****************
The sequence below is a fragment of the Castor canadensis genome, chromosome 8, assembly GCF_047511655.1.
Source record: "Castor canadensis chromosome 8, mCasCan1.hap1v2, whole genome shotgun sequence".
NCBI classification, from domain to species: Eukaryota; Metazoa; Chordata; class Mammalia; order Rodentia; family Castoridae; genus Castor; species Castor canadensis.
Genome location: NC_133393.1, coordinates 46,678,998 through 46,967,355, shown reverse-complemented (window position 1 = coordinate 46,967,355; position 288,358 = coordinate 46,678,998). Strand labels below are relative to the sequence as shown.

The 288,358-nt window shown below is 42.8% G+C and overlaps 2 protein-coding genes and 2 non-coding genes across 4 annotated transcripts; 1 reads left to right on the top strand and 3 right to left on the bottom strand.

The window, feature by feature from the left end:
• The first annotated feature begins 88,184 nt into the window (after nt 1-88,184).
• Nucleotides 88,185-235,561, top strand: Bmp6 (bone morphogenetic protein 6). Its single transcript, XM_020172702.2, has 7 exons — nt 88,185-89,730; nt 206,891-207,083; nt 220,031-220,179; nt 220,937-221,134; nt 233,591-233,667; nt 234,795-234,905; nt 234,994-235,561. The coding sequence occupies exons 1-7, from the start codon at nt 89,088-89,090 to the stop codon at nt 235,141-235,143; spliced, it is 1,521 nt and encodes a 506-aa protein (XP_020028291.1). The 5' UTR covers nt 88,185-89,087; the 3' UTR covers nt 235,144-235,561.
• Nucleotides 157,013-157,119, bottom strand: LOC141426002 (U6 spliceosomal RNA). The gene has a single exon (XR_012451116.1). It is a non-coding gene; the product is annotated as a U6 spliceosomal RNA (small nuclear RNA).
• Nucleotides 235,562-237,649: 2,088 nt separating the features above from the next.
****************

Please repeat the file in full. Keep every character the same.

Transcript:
The sequence below is a fragment of the Castor canadensis genome, chromosome 8, assembly GCF_047511655.1.
Source record: "Castor canadensis chromosome 8, mCasCan1.hap1v2, whole genome shotgun sequence".
NCBI classification, from domain to species: Eukaryota; Metazoa; Chordata; class Mammalia; order Rodentia; family Castoridae; genus Castor; species Castor canadensis.
Genome location: NC_133393.1, coordinates 46,678,998 through 46,967,355, shown reverse-complemented (window position 1 = coordinate 46,967,355; position 288,358 = coordinate 46,678,998). Strand labels below are relative to the sequence as shown.

The 288,358-nt window shown below is 42.8% G+C and overlaps 2 protein-coding genes and 2 non-coding genes across 4 annotated transcripts; 1 reads left to right on the top strand and 3 right to left on the bottom strand.

The window, feature by feature from the left end:
• The first annotated feature begins 88,184 nt into the window (after nt 1-88,184).
• Nucleotides 88,185-235,561, top strand: Bmp6 (bone morphogenetic protein 6). Its single transcript, XM_020172702.2, has 7 exons — nt 88,185-89,730; nt 206,891-207,083; nt 220,031-220,179; nt 220,937-221,134; nt 233,591-233,667; nt 234,795-234,905; nt 234,994-235,561. The coding sequence occupies exons 1-7, from the start codon at nt 89,088-89,090 to the stop codon at nt 235,141-235,143; spliced, it is 1,521 nt and encodes a 506-aa protein (XP_020028291.1). The 5' UTR covers nt 88,185-89,087; the 3' UTR covers nt 235,144-235,561.
• Nucleotides 157,013-157,119, bottom strand: LOC141426002 (U6 spliceosomal RNA). The gene has a single exon (XR_012451116.1). It is a non-coding gene; the product is annotated as a U6 spliceosomal RNA (small nuclear RNA).
• Nucleotides 235,562-237,649: 2,088 nt separating the features above from the next.